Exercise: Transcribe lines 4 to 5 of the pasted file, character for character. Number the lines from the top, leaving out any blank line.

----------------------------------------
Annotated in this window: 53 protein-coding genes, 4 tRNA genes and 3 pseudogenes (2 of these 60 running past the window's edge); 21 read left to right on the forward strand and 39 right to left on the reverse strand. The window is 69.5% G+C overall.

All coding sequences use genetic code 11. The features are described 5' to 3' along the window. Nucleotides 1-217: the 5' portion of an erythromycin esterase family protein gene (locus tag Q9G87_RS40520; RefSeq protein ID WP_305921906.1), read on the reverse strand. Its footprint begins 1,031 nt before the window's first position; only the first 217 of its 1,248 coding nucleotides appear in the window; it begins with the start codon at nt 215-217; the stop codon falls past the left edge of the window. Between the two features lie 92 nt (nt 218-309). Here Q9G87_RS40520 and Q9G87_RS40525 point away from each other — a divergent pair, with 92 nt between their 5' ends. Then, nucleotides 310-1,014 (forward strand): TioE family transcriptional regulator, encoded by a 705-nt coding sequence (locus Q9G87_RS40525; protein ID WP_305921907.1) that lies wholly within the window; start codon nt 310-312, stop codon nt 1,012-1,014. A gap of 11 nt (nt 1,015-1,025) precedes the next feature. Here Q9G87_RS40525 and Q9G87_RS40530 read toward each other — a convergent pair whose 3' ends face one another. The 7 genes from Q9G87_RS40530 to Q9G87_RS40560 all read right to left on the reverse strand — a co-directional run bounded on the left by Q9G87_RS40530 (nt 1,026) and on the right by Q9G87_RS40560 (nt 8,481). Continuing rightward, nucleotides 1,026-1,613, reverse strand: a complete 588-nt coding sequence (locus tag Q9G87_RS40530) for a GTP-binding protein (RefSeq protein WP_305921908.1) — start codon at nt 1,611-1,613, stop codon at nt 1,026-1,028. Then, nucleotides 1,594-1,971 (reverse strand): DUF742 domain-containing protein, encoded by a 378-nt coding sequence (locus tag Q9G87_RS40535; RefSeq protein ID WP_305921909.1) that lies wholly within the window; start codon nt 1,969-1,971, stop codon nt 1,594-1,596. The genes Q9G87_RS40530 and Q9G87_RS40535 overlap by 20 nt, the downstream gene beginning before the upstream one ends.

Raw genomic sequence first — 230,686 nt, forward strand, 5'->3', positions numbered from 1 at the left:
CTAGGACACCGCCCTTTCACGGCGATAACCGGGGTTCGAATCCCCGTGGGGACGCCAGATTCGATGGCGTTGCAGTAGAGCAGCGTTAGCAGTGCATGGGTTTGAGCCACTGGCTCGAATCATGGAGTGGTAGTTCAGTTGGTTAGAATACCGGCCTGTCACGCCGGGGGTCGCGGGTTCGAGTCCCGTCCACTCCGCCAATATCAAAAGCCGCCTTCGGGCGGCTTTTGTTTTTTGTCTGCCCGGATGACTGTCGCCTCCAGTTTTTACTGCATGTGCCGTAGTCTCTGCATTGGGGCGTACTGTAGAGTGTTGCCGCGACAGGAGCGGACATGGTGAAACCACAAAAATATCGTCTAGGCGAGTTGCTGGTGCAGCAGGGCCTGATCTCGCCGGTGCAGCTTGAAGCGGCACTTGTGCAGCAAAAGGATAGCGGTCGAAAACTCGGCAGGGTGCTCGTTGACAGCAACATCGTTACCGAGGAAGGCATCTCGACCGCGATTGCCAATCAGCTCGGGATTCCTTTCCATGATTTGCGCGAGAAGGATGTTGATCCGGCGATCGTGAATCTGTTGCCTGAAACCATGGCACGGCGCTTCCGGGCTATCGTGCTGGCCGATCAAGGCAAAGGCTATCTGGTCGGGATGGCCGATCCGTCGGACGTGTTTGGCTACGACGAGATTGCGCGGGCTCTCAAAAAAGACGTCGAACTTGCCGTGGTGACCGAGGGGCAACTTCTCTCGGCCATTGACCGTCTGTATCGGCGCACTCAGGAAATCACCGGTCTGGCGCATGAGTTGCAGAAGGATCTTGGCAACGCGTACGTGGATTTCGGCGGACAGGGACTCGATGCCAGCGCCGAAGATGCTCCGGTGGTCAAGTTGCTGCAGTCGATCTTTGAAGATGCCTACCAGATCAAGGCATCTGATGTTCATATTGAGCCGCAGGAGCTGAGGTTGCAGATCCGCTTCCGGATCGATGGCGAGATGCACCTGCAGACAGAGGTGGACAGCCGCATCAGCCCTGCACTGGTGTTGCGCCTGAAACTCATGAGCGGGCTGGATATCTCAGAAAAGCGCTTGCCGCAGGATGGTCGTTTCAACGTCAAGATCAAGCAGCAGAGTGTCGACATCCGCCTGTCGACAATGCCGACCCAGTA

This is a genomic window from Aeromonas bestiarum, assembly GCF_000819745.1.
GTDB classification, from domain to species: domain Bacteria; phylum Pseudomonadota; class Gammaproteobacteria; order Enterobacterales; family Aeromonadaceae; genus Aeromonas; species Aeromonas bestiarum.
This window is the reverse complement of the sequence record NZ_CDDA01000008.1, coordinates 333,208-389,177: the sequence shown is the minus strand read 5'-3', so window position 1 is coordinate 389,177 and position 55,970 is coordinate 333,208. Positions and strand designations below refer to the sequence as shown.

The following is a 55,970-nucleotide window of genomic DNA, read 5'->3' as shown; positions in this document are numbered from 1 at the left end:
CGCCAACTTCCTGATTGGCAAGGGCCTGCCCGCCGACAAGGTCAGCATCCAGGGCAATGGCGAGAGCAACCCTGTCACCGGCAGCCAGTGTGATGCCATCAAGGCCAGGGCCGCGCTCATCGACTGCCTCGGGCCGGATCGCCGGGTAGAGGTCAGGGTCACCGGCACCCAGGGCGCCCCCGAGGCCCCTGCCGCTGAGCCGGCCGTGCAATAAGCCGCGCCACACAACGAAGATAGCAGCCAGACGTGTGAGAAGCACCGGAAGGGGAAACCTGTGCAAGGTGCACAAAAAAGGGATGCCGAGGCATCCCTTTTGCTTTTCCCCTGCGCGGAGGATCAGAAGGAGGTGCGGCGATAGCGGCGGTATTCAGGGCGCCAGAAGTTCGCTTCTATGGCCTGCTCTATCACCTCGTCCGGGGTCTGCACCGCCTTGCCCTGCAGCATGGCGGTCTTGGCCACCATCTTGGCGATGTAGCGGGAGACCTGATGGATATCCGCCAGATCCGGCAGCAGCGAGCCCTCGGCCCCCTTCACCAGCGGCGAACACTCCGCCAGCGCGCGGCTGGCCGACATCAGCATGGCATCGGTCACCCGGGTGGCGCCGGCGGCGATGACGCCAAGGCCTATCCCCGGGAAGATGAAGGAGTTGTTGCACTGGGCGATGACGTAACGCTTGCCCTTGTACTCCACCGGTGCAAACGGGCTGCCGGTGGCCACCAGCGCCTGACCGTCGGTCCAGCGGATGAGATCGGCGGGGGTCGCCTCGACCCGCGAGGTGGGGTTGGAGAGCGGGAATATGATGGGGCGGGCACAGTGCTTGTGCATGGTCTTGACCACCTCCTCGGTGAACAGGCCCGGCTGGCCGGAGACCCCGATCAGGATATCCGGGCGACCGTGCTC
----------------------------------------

CTAGGACACCGCCCTTTCACGGCGATAACCGGGGTTCGAATCCCCGTGGGGACGCCAGATTCGATGGCGTTGCAGTAGAGCAGCGTTAGCAGTGCATGGGTTTGAGCCACTGGCTCGAATCATGGAGTGGTAGTTCAGTTGGTTAGAATACCGGCCTGTCACGCCGGGGGTCGCGGGTTCGAGTCCCGTCCACTCCGCCAATATCAAAAGCCGCCTTCGGGCGGCTTTTGTTTTTTGTCTGCCCGGATGACTGTCGCCTCCAGTTTTTACTGCATGTGCCGTAGTCTCTGCATTGGGGCGTACTGTAGAGTGTTGCCGCGACAGGAGCGGACATGGTGAAACCACAAAAATATCGTCTAGGCGAGTTGCTGGTGCAGCAGGGCCTGATCTCGCCGGTGCAGCTTGAAGCGGCACTTGTGCAGCAAAAGGATAGCGGTCGAAAACTCGGCAGGGTGCTCGTTGACAGCAACATCGTTACCGAGGAAGGCATCTCGACCGCGATTGCCAATCAGCTCGGGATTCCTTTCCATGATTTGCGCGAGAAGGATGTTGATCCGGCGATCGTGAATCTGTTGCCTGAAACCATGGCACGGCGCTTCCGGGCTATCGTGCTGGCCGATCAAGGCAAAGGCTATCTGGTCGGGATGGCCGATCCGTCGGACGTGTTTGGCTACGACGAGATTGCGCGGGCTCTCAAAAAAGACGTCGAACTTGCCGTGGTGACCGAGGGGCAACTTCTCTCGGCCATTGACCGTCTGTATCGGCGCACTCAGGAAATCACCGGTCTGGCGCATGAGTTGCAGAAGGATCTTGGCAACGCGTACGTGGATTTCGGCGGACAGGGACTCGATGCCAGCGCCGAAGATGCTCCGGTGGTCAAGTTGCTGCAGTCGATCTTTGAAGATGCCTACCAGATCAAGGCATCTGATGTTCATATTGAGCCGCAGGAGCTGAGGTTGCAGATCCGCTTCCGGATCGATGGCGAGATGCACCTGCAGACAGAGGTGGACAGCCGCATCAGCCCTGCACTGGTGTTGCGCCTGAAACTCATGAGCGGGCTGGATATCTCAGAAAAGCGCTTGCCGCAGGATGGTCGTTTCAACGTCAAGATCAAGCAGCAGAGTGTCGACATCCGCCTGTCGACAATGCCGACCCAGTA

This is a genomic window from Aeromonas bestiarum, assembly GCF_000819745.1.